London

One of the true joys of London is architectural detail from older buildings; this gem was above an entrance in the City of London (financial district).

Mobility had returned in spades: a day after returning from Boston, I flew to Kennedy Airport, bound for London and a speech two days hence.  It was September 11, the 20th anniversary of a tragic day for the nation and for American Airlines.  Tears flowed several times two decades later, from memories still painfully sharp.  But as we observed in the first newspaper advertisement we ran after 9/11:

We realize there is no better tribute we can pay to those who have fallen than to move forward with a new resolve.

This is a nation of great character and courage.

And it makes us proud to bear the name “American.”

Lower Manhattan 20 years later, without the twin towers of the World Trade Center

At JFK, I hopped on the biggest Silver Bird in American’s fleet, an awesome Boeing 777-300, and flew to London.  Arrived before dawn, train into Central London.  My plan was to attend 8 AM service at St. Paul’s Cathedral.  I had worshiped there many times on the morning of my arrival, and ushers and vergers welcomed me with my suitcase and backpack.  But the rented security guards on the entrance steps said no, I was not admissible with luggage.  Looking back, I yielded too quickly, and should have requested that an usher come out to chat.  It was probably not Christian to mutter profanity as I walked away, but I was cranky.

Deep breaths, deep breaths, keep moving.  Ambled down to the Thames and walked east a couple of miles to my hotel.  A smile and sweet talk with the front desk clerk got me a clean room in an hour.  Showered, changed clothes, and headed out on a sunny, warm day.

Your scribe had to vault his belongings and his body over the locked gate (more profanity uttered here) leading to the Thames (walking) Path; why would it be locked on a Sunday morning?

The view from my hotel room, and just upstream, the famed Tower Bridge (not London Bridge)

Hopped on one of London’s superb bikeshare cycles (a whole day of joy for the equivalent of $2.80!), west through the financial district, into Westminster, across the Thames, and at 12:30 I was outside the flat of young mentee Freddie B.  Although he was fully vaccinated, a week earlier he tested positive for the virus, so he sat on his second-floor windowsill, and I hollered up from the sidewalk.  We had a good visit, punctuated by a tuna sandwich and smoothie from a nearby coop grocery.  Got back on a bike, headed west to see the next friends, Omar and Caroline Merlo (Omar is my long host at Imperial College London), their kids Sophie and (another) Freddie, and their swell dog Mr. Waffles.  The Merlos live in Kew, so I biked about eight miles to Hammersmith, then jumped on the Tube for the rest of the trip.

Like many of the other friends I met in the past weeks, it had been almost two years, so there was a lot to yak about at the kitchen counter, with a cup of tea and some Swiss cookies.  Sophie had swim-team practice, so I peeled off at four, on the Tube, back to Paddington, then onto the last bikes of the day, across Central London to my hotel.  More than 20 miles by two-wheeler, a good afternoon.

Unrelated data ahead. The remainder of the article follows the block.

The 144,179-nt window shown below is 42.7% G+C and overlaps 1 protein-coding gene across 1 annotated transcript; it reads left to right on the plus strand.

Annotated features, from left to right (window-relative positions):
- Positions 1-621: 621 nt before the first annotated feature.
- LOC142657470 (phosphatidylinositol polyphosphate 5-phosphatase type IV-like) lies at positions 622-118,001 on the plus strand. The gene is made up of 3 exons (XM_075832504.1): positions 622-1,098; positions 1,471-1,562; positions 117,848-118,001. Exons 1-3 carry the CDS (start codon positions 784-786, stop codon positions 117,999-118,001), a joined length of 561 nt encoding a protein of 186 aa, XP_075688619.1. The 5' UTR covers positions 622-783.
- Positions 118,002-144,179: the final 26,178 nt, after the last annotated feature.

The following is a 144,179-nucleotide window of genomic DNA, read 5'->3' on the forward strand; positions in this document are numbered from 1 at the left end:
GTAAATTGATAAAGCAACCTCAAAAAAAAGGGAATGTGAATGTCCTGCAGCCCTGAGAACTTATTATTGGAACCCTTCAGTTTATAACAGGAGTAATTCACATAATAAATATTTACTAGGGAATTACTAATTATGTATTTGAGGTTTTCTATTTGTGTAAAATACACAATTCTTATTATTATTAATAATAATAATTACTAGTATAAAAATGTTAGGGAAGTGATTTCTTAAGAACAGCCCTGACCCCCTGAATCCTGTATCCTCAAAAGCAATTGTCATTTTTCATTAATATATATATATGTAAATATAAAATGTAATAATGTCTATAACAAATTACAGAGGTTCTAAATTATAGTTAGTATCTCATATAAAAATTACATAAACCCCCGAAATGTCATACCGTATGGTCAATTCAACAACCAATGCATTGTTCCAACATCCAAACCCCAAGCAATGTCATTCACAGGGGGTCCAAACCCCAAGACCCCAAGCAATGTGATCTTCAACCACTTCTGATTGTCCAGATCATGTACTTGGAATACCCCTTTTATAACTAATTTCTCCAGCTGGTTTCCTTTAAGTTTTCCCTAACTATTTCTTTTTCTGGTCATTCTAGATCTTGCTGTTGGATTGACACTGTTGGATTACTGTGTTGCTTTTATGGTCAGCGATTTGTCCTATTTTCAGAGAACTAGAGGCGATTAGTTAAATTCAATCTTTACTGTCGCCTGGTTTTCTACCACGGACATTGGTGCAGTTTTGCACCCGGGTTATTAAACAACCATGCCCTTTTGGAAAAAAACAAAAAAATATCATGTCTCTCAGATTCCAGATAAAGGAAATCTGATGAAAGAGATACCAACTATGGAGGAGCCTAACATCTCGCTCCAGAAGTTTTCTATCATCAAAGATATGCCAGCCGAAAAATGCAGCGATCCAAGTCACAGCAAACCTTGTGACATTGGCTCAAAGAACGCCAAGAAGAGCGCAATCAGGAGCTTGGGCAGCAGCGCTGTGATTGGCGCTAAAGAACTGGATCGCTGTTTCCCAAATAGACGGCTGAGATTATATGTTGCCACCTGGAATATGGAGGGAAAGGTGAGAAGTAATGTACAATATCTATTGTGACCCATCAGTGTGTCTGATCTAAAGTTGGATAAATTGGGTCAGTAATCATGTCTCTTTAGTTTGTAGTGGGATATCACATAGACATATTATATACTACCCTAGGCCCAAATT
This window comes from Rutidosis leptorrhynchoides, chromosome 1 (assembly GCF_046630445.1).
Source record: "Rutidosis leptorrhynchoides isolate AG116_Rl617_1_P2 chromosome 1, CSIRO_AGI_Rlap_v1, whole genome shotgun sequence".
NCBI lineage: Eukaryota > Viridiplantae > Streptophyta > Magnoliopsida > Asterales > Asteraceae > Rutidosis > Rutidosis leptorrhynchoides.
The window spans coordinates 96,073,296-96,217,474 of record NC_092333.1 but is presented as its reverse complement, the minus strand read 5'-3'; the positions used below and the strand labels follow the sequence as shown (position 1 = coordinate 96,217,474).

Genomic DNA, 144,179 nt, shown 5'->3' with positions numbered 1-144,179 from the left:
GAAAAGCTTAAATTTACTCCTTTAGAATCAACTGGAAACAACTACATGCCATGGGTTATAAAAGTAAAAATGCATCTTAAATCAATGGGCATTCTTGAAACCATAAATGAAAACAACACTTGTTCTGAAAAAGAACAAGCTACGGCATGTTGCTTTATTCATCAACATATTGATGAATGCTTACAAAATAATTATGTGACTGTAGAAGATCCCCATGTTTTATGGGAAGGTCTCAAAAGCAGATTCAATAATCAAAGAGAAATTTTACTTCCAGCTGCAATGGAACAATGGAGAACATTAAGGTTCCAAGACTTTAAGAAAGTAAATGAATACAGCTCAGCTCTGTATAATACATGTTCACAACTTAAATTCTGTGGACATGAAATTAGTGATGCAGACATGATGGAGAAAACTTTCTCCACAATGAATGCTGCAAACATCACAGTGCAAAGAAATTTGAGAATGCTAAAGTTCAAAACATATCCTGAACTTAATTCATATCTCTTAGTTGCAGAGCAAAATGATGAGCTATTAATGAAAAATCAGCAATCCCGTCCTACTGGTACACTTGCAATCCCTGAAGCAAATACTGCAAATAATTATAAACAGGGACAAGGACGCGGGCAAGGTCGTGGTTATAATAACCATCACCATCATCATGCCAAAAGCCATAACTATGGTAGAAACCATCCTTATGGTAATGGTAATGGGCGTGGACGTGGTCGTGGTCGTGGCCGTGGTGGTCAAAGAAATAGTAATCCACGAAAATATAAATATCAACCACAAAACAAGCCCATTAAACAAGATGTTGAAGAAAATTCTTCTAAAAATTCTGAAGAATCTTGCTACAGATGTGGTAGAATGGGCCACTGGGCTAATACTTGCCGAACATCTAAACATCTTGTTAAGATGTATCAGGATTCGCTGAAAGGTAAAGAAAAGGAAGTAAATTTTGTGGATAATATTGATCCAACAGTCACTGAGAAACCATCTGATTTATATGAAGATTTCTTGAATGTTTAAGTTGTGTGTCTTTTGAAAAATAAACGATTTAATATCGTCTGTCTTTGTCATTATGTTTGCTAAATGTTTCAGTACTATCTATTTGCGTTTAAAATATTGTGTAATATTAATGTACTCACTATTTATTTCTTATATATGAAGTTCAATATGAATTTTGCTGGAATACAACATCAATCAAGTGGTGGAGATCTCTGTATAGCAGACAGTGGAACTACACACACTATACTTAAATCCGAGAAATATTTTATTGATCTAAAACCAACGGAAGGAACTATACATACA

Chilled in my hotel room.  The original plan was dinner with Freddie B., but he was quarantined, so I found a serviceable Indian restaurant several blocks from the hotel.  The place was open, but almost no one there, so I was glad to add a little revenue.  Back to my room, asleep by 9:30.

Views on a stroll to and from dinner: Tower Bridge and the Tower of London

My speech to the annual meeting of the National Care Forum, an association of not-for-profit nursing homes (called care homes in Britain) was not until dinnertime, so I had plenty of time.  Ate a good breakfast and hopped back onto a shared bike, riding into East London through varied neighborhoods, posh and not-so.  It was Monday morning, and schoolchildren, almost all in uniforms, were walking or cycling to class.  As I approached the hotel after a ride of 12 miles, police were everywhere.  After parking the bike, I said good morning to a young constable, asking “Shall I be worried or reassured.”  “Reassured, sir,” he replied.  I asked about the police presence, and he explained that navy units would parade from a nearby barracks to the Tower of London.  We fell into a long T-t-S.  He was new to the Metropolitan Police, still on probation.  Lived 40 miles north of the city and commuted in.  Retooled as a copper after 15 years as a stonemason with his father.  We chatted a lot about training – in the UK and Europe, police officers get far more training before donning a uniform, something we Americans should emulate.  Here we give them a gun and little more.

East London looks much different, and posher, than in decades past; at left, a fancy office building; at right, new flats along the Limehouse Cut canal.

A few hundred feet later, a second T-t-S of the morning, with Terry and Ros Bates, who lived nearby.  We exchanged capsule histories of our lives; originally from Belfast, they had lived in London for decades.  Like me, Terry kept busy with guest lectures in business schools, a total coincidence.  They also knew a bit about the military ceremony, called “the Constable’s Dues,” whereby a Royal Navy vessel must deliver a cask of wine to the Constable of the Tower of London.  Tradition kept!